A Progressive Deep South, Part Two
*You ought to read “A Progressive Deep South, Part One” first.
By most accounts, the people that suffer most from poverty, backwardness, and inadequate quality of life live in the Deep South, most notably in Louisiana, Mississippi, Alabama, and South Carolina. Parts of Georgia and Tennessee certainly have these same problems, but as states their overall rankings are often lifted the affluence in metro Atlanta and Nashville respectively. According to 2009 census data, Mississippi suffers the highest poverty rate in the country; as another example, in the midst of the nation’s currently high unemployment numbers, parts of Alabama’s Black Belt have the nation’s highest unemployment rates, some hovering around 25%. Similarly, recent reports that African Americans are suffering disproportionately from the current economic problems fail to highlight the fact that most African Americans live in the South.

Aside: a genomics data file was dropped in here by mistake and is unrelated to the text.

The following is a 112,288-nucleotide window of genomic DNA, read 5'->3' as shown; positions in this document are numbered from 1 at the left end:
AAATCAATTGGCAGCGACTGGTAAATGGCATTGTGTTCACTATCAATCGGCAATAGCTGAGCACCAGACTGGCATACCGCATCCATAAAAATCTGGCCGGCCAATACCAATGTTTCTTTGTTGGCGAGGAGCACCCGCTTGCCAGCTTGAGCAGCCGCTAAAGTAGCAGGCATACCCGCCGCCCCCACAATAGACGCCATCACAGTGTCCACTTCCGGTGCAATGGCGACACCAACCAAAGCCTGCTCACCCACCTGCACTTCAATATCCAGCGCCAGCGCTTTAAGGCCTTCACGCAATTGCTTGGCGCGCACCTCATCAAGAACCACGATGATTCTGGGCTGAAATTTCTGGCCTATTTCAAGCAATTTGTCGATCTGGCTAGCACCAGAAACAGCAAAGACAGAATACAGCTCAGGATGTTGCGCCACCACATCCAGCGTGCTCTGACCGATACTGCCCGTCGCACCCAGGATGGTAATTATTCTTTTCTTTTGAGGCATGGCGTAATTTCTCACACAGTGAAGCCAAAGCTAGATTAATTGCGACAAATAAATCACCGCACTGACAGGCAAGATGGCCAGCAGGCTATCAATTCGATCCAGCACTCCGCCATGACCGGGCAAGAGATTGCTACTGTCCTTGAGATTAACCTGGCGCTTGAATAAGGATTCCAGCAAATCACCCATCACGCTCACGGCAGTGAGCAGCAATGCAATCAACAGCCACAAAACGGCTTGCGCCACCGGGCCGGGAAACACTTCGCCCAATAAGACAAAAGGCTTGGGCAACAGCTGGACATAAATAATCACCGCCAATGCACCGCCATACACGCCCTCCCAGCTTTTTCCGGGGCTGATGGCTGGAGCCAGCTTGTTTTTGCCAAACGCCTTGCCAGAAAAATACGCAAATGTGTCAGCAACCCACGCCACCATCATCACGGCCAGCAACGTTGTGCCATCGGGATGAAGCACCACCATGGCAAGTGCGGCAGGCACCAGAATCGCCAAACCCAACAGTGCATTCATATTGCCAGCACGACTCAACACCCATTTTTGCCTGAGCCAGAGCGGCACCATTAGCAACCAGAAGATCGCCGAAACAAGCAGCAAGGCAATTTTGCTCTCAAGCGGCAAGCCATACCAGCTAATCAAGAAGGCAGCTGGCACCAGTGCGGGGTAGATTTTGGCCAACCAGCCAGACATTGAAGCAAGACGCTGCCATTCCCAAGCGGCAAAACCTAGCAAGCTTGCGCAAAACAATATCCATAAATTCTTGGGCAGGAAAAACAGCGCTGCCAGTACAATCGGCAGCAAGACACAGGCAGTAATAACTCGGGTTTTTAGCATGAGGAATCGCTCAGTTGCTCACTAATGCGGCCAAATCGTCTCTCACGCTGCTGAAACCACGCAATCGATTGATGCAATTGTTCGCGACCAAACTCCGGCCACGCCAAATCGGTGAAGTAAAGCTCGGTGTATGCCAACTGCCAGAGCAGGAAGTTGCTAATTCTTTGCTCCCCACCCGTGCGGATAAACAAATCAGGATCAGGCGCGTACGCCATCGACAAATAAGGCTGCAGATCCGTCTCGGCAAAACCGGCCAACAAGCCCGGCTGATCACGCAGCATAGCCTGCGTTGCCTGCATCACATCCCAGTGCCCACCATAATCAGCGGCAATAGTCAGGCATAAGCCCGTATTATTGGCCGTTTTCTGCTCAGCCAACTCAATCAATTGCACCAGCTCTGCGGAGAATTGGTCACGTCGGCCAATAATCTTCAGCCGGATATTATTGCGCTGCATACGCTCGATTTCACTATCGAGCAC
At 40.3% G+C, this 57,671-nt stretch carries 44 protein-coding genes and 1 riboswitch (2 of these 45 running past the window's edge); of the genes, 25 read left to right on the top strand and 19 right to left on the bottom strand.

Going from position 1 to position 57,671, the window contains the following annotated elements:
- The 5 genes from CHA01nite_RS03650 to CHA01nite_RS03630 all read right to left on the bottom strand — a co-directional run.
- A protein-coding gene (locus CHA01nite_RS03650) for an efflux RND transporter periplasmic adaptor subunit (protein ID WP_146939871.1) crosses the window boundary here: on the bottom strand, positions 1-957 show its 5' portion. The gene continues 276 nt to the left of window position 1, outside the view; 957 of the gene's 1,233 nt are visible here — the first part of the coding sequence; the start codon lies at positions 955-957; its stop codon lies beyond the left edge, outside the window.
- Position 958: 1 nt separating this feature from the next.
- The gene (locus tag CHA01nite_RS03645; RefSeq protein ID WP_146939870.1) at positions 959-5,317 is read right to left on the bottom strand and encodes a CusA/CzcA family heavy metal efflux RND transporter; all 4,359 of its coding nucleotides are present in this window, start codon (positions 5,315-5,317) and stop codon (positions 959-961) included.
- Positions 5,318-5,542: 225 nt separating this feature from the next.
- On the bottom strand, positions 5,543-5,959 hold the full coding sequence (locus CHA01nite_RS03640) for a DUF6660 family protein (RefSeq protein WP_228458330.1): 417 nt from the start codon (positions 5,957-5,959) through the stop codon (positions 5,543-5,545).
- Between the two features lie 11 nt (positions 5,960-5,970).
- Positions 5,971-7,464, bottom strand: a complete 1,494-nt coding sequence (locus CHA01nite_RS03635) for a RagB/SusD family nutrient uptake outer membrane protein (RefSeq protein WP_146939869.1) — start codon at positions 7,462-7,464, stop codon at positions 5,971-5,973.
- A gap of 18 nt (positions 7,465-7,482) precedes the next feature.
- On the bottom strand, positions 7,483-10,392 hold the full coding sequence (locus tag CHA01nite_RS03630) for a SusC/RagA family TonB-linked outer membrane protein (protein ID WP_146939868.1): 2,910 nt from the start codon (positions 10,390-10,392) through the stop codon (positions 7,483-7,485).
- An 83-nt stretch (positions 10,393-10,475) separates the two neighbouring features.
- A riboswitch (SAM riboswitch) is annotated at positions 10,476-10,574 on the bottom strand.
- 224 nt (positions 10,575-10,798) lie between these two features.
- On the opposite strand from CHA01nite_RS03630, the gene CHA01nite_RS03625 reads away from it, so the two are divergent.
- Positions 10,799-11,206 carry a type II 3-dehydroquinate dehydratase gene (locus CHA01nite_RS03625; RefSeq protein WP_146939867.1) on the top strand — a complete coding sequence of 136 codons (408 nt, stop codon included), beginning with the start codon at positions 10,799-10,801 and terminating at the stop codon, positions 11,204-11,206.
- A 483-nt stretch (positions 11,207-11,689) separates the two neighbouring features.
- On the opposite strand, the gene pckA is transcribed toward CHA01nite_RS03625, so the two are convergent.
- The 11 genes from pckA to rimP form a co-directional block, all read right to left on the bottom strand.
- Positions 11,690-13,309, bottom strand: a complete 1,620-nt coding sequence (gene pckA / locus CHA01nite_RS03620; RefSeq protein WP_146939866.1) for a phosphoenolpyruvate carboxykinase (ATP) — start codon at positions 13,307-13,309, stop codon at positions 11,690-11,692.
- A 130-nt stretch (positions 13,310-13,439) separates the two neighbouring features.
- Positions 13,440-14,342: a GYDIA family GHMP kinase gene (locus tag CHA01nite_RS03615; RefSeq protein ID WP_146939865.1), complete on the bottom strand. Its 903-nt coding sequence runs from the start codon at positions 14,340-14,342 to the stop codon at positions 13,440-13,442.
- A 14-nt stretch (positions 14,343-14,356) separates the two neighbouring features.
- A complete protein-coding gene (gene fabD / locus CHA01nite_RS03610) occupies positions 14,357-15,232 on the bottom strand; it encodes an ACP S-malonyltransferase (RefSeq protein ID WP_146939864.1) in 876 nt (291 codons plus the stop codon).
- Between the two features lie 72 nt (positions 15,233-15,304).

However, without waiting for corporations to come to town, and without waiting on government programs to save the day, some progressive ideals can save the day— and in many cases, already do. While many urban yuppies think they invented the notion that fresh produce is good eating, rural Southerners who live in “poverty” often sustain themselves on garden plots; one of the major complaints of Southern sharecroppers was that landlords made them plant cotton all the way up to the house, leaving no room for a vegetable garden. Organizing is what led to the demise of sharecropping and what led the Civil Rights movement to victory. The power of a free press to disseminate information with a righteous indignation is what led to the end of the convict-lease system and the end of Jim Crow.
The conservatives are not going to save Southerners from the plethora of social and political problems that have plagued the region for centuries. Liberal or progressive ideals are going to move us beyond the mire of difficulties that we face . . . always have and always will.